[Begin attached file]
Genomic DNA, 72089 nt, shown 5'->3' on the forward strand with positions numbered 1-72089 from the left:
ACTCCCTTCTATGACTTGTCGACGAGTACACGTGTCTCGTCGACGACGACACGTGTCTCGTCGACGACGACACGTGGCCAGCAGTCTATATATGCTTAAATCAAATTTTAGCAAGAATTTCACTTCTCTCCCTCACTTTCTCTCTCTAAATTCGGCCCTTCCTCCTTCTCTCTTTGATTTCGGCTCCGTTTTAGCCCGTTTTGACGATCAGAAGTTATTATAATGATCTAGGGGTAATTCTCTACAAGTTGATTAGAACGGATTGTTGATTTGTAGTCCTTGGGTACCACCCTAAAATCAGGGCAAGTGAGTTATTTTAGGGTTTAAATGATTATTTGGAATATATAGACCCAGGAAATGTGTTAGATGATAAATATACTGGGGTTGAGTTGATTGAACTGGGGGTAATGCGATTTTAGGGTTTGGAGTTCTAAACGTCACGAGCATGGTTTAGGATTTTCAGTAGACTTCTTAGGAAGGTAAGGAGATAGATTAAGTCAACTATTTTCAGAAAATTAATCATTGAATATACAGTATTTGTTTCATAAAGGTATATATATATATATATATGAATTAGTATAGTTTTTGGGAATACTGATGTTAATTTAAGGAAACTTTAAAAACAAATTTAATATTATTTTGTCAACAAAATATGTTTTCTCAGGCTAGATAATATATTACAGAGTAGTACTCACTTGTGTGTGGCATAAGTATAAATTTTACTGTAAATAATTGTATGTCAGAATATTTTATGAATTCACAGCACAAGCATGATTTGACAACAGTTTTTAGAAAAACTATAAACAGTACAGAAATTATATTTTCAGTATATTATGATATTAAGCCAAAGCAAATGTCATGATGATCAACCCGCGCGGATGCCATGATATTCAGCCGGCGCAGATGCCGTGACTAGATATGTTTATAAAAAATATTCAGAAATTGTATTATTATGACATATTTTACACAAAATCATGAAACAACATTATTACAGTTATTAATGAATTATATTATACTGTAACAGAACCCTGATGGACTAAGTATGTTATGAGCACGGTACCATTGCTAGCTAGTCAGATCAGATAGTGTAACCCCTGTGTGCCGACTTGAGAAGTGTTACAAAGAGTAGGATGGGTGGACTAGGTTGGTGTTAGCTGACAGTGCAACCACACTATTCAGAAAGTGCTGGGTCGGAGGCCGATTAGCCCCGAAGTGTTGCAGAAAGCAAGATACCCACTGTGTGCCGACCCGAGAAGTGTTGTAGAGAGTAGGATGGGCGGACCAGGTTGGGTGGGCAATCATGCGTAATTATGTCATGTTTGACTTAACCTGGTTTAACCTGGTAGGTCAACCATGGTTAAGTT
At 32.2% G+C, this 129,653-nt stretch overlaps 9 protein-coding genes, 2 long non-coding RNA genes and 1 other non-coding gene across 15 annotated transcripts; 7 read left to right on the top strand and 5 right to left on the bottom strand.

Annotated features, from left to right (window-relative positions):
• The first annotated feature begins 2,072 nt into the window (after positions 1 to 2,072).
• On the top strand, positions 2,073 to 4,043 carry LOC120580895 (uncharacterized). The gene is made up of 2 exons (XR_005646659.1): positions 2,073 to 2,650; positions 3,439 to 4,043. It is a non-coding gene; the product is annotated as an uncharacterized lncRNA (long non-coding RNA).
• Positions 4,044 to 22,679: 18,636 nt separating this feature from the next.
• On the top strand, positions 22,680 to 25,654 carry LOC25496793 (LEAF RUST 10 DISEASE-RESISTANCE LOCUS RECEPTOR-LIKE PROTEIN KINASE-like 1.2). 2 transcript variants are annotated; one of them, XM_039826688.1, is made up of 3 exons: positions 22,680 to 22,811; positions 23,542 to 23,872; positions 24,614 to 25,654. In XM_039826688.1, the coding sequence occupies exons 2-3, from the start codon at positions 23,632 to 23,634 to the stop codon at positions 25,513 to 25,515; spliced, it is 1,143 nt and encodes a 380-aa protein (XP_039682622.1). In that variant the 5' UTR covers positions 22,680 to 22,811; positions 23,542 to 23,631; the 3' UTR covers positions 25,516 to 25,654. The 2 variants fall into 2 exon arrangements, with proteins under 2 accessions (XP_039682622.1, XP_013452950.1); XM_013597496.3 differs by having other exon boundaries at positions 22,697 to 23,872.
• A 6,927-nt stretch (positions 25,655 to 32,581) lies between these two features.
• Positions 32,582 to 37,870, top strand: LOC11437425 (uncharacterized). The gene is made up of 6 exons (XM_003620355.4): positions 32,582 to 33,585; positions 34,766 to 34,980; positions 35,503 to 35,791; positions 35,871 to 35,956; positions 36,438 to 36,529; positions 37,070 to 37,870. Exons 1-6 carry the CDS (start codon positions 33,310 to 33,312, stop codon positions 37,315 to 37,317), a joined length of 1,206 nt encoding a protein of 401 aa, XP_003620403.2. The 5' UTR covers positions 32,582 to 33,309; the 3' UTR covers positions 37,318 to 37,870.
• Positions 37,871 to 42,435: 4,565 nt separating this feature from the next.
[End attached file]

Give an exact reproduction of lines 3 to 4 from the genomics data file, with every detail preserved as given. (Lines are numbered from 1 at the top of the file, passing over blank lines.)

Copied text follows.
At 32.2% G+C, this 129,653-nt stretch overlaps 9 protein-coding genes, 2 long non-coding RNA genes and 1 other non-coding gene across 15 annotated transcripts; 7 read left to right on the top strand and 5 right to left on the bottom strand.

Annotated features, from left to right (window-relative positions):